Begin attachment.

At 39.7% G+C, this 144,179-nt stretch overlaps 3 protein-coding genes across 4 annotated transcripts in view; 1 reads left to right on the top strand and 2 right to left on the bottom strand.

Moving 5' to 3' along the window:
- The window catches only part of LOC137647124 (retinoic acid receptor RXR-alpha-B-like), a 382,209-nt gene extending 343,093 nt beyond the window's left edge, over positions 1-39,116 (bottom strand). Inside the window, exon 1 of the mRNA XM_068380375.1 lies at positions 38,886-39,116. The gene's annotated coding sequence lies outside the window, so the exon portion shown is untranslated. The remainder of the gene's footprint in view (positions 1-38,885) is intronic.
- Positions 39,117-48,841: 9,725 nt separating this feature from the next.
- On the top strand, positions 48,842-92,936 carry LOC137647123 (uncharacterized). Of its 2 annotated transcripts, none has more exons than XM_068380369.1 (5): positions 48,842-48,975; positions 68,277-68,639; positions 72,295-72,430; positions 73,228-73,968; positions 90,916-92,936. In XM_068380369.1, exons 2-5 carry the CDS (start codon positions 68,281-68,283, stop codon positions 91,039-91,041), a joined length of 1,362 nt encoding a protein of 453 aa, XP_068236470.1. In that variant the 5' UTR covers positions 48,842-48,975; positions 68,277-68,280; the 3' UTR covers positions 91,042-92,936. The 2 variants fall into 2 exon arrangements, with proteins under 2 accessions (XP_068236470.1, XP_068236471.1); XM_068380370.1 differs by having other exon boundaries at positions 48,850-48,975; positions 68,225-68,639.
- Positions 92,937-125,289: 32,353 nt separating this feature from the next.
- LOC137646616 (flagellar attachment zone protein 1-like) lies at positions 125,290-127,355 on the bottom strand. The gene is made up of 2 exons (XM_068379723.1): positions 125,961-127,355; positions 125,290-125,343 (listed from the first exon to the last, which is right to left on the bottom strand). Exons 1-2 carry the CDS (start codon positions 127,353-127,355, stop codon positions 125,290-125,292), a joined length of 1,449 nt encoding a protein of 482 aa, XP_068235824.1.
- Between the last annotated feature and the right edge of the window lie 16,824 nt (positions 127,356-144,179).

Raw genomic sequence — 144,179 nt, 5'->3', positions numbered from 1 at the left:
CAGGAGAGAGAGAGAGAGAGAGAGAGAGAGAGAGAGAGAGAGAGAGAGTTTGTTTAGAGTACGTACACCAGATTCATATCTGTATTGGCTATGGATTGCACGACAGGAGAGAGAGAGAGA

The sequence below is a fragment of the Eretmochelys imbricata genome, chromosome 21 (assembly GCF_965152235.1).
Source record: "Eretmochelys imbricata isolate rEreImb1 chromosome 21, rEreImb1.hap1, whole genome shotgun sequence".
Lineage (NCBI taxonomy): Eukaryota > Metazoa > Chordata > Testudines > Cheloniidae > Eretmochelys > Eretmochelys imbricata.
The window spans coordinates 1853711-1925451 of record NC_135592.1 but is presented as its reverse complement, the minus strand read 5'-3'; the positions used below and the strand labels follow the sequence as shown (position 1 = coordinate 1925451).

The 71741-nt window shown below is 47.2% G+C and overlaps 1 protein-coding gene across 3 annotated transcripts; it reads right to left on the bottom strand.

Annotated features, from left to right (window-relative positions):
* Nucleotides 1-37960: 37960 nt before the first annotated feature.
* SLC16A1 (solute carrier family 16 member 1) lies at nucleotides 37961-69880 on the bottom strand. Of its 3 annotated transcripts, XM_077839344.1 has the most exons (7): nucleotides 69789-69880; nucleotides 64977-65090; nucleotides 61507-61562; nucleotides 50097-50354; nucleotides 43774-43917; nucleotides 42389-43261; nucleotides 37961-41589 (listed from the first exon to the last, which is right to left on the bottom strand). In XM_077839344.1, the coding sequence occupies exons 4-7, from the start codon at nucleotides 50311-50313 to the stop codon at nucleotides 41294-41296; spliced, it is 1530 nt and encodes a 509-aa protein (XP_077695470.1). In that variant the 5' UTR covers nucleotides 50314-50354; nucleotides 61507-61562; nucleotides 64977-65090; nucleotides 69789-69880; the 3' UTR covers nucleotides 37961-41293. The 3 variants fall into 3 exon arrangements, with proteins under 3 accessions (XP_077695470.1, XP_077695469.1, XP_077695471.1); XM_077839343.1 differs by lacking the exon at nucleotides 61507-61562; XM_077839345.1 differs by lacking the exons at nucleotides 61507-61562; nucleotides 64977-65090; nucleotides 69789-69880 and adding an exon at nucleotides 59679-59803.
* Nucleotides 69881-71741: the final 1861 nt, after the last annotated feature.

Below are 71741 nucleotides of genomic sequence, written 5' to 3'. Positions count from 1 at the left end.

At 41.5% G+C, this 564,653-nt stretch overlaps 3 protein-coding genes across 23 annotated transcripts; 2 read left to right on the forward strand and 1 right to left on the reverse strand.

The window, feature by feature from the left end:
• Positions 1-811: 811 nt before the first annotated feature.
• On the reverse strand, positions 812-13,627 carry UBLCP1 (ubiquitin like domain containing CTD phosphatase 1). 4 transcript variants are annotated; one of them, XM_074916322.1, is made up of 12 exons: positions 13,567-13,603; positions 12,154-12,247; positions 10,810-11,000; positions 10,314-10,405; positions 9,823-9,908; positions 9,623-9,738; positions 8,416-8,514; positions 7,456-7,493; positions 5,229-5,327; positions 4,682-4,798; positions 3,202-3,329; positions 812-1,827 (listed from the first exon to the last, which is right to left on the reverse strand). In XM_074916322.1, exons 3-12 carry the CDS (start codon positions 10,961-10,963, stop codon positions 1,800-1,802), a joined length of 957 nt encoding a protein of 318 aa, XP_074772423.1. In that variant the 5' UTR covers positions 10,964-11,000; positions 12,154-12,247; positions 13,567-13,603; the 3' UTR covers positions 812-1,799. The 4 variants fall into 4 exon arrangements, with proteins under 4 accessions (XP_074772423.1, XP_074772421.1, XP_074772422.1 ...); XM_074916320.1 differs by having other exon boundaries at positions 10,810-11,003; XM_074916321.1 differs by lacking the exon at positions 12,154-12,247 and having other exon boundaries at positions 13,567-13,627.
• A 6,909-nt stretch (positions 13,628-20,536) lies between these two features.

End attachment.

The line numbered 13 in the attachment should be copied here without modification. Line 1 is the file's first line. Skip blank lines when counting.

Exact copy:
Lineage (NCBI taxonomy): Eukaryota > Metazoa > Chordata > Testudines > Cheloniidae > Eretmochelys > Eretmochelys imbricata.